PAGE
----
We Have The Social Security Disability Answers You Need
Social Security Disability (SSD) can be a lengthy, frustrating process when you try to get through it on your own. You can rely on the compassionate, knowledgeable attorneys at Fessenden Laumer & DeAngelo, PLLC, to help you understand your options. We can help you with the initial application and with appeals if you receive a denial. Please see the frequently asked questions below, and contact us if you have other concerns. Your consultation is free.
Am I Eligible For Social Security Disability Benefits?
According to the Social Security Administration (SSA), you are eligible for SSD benefits if you have enough work “credits” from jobs that were covered by Social Security. You need to earn these credits within a certain time frame that ends with when your disability began. Then you must also have a disabling condition that results in you being unable to work for at least a year. There are additional qualifications for getting SSD benefits; please speak with us to learn more.
What If My Claim Was Denied?
The majority of SSD claims are denied at first. This does not mean that you should give up, however. We can help you through the appeals process, starting with determining why the SSA denied your initial claim. Then we will correct any problems with the application and apply for reconsideration.
If you receive another denial, we will apply for a hearing with an administrative law judge (ALJ). If the ALJ denies the claim, we can request a review of the ALJ hearing with the appeals council. Further steps in the appeals process include filing a lawsuit in federal district court and finally taking the case to the Supreme Court, although this is very rare.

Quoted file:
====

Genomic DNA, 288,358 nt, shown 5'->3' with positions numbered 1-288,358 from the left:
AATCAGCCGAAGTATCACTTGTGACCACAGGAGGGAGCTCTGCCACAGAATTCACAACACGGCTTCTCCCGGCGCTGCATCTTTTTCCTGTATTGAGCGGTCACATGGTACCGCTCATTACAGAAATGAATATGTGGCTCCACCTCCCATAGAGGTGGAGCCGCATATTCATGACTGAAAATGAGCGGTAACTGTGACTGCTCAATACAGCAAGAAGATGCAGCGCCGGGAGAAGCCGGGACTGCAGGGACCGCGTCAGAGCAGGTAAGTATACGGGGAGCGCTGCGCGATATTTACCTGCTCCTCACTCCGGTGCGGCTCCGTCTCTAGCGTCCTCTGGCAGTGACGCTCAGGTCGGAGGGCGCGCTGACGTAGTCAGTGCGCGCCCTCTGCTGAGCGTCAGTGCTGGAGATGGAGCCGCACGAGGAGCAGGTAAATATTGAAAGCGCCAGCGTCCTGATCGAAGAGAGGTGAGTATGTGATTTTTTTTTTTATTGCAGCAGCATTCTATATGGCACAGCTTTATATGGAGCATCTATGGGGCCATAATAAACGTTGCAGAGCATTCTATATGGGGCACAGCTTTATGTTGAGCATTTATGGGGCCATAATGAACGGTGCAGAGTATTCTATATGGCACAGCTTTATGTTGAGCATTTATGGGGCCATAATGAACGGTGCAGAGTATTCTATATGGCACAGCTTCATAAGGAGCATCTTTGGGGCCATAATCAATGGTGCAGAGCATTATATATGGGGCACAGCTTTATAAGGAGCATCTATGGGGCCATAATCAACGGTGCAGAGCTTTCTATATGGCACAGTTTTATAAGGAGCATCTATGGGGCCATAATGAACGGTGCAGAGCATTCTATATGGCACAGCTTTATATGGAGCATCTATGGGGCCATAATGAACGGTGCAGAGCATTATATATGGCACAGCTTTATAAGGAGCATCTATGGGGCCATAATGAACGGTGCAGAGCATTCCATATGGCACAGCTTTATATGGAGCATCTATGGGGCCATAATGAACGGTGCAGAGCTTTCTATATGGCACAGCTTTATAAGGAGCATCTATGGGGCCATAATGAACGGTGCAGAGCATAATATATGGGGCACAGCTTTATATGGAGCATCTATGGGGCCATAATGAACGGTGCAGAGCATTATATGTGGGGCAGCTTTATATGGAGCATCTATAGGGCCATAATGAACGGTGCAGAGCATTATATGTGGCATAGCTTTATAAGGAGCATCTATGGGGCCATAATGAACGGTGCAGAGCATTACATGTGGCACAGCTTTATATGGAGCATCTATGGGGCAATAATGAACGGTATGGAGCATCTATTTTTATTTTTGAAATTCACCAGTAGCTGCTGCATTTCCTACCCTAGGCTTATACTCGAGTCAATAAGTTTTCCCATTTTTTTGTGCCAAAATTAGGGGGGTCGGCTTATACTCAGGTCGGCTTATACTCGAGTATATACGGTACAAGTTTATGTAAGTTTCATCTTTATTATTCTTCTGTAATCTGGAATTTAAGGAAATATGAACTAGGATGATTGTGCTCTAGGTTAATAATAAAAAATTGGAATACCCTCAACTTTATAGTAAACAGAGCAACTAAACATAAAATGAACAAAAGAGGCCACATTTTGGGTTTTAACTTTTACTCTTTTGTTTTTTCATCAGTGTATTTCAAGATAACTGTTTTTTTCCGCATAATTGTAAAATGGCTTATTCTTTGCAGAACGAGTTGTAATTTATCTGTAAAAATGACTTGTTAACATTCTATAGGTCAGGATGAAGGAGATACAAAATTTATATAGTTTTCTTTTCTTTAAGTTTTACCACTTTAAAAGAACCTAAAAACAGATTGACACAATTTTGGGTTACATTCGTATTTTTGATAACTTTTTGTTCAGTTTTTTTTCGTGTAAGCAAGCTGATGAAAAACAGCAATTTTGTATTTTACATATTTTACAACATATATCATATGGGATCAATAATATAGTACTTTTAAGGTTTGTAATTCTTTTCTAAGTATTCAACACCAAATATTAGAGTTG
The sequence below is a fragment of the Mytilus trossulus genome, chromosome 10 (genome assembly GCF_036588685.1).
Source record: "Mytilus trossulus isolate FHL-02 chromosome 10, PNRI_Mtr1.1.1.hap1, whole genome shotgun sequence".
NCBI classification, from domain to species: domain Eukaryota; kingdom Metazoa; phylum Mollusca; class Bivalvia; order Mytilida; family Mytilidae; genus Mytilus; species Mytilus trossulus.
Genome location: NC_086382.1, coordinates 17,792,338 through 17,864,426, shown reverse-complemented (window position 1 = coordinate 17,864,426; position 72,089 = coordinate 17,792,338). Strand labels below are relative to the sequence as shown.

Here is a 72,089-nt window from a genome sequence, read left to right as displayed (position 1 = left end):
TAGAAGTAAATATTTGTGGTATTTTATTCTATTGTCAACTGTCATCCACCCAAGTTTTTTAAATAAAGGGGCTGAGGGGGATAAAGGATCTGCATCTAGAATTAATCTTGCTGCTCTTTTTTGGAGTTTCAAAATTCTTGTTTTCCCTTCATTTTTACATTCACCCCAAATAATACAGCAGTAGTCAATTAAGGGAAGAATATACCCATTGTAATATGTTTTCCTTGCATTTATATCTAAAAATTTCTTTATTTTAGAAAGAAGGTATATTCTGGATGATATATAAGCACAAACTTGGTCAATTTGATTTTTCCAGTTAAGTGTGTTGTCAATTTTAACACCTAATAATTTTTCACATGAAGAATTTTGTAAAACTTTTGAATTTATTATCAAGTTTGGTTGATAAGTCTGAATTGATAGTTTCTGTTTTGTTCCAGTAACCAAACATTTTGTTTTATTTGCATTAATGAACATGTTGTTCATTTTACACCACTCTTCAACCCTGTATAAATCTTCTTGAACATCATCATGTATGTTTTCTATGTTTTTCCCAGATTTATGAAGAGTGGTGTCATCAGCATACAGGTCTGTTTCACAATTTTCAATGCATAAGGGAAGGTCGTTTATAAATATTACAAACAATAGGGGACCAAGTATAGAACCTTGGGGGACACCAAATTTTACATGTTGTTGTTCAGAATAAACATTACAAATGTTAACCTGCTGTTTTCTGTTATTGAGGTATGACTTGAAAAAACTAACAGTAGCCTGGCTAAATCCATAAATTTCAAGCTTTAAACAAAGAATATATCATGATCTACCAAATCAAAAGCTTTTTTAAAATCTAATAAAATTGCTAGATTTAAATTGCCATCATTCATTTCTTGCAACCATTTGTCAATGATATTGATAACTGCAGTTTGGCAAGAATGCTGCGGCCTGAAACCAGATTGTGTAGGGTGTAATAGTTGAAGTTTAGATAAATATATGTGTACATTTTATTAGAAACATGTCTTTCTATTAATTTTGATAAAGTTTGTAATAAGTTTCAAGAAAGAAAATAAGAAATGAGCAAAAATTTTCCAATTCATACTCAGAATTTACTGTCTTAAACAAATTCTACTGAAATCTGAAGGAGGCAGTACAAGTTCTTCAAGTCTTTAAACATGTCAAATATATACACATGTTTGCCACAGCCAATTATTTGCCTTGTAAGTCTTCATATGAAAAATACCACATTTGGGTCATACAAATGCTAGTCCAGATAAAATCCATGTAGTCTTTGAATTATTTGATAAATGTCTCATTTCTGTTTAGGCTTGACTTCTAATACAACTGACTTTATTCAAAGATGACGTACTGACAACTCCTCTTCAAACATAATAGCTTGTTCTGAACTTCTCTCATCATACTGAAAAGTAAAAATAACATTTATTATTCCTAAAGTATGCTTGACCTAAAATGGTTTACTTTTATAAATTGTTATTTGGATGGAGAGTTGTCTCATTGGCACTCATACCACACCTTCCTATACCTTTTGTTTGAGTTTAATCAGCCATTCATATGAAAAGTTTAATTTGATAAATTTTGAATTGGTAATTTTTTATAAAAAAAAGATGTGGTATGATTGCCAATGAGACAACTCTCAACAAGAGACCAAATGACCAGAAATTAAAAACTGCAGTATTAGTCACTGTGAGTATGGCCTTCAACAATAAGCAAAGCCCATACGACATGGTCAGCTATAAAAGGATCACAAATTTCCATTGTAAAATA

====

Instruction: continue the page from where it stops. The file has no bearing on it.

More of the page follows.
What Are Compassionate Allowances?
There are some very serious diseases and conditions that are fast-tracked through the SSD process under the Compassionate Allowances program. The list of qualifying conditions is long but generally includes adult brain disorders and many types of cancer. Children with certain serious disorders may also qualify for a compassionate allowance.
People who qualify for a compassionate allowance will receive benefits much more quickly, which is critical for the applicant and their family in these cases.
Can I Return To Work On SSD?
Yes, you may be able to go back to work while receiving SSD benefits. You must alert the SSA if you go back to work while receiving benefits or if your work hours, pay and/or duties have changed.
The SSA can assist you with returning to work by providing work incentives that include a continuation of your cash benefits for a period of time, continued Medicare or Medicaid benefits and help for people transitioning to a new type of work. If your disability prevents you from working again in the future, you will not have to go through the entire application process. Instead, the SSA will expedite your application.
Can I Get Benefits For A Mental Illness Or Condition?
Yes, you can get benefits for certain types of mental illnesses or psychological disabilities, including schizophrenia, major depressive disorder, anxiety disorder, bipolar disorder and post-traumatic stress disorder (PTSD). As with physical illnesses and conditions, you must be able to show that the disability prevents you from working in a substantial gainful activity for at least a year. These cases are often complex, so you need an experienced lawyer who knows how to gather the medical evidence that the SSA requires.
Do You Have More Questions?
We offer a free consultation to discuss your SSD claim. Please call 716-281-8393 or complete our intake form to set up a consultation. Our experienced attorneys can explain your options and help you move the process forward when appropriate.